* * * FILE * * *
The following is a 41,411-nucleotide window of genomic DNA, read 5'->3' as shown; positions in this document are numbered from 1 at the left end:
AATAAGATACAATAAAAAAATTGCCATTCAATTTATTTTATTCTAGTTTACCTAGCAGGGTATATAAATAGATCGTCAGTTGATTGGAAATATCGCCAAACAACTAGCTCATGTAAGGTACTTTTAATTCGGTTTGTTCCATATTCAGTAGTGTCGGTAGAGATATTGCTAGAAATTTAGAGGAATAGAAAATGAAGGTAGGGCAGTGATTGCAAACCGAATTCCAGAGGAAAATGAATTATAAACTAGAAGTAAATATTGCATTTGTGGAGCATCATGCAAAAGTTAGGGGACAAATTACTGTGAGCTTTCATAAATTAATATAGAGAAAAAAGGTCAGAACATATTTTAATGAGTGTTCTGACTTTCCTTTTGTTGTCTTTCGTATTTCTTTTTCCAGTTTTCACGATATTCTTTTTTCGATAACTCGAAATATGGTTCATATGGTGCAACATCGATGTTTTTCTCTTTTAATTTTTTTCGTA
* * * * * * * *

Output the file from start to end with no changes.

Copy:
The following is a 41,411-nucleotide window of genomic DNA, read 5'->3' as shown; positions in this document are numbered from 1 at the left end:
AATAAGATACAATAAAAAAATTGCCATTCAATTTATTTTATTCTAGTTTACCTAGCAGGGTATATAAATAGATCGTCAGTTGATTGGAAATATCGCCAAACAACTAGCTCATGTAAGGTACTTTTAATTCGGTTTGTTCCATATTCAGTAGTGTCGGTAGAGATATTGCTAGAAATTTAGAGGAATAGAAAATGAAGGTAGGGCAGTGATTGCAAACCGAATTCCAGAGGAAAATGAATTATAAACTAGAAGTAAATATTGCATTTGTGGAGCATCATGCAAAAGTTAGGGGACAAATTACTGTGAGCTTTCATAAATTAATATAGAGAAAAAAGGTCAGAACATATTTTAATGAGTGTTCTGACTTTCCTTTTGTTGTCTTTCGTATTTCTTTTTCCAGTTTTCACGATATTCTTTTTTCGATAACTCGAAATATGGTTCATATGGTGCAACATCGATGTTTTTCTCTTTTAATTTTTTTCGTA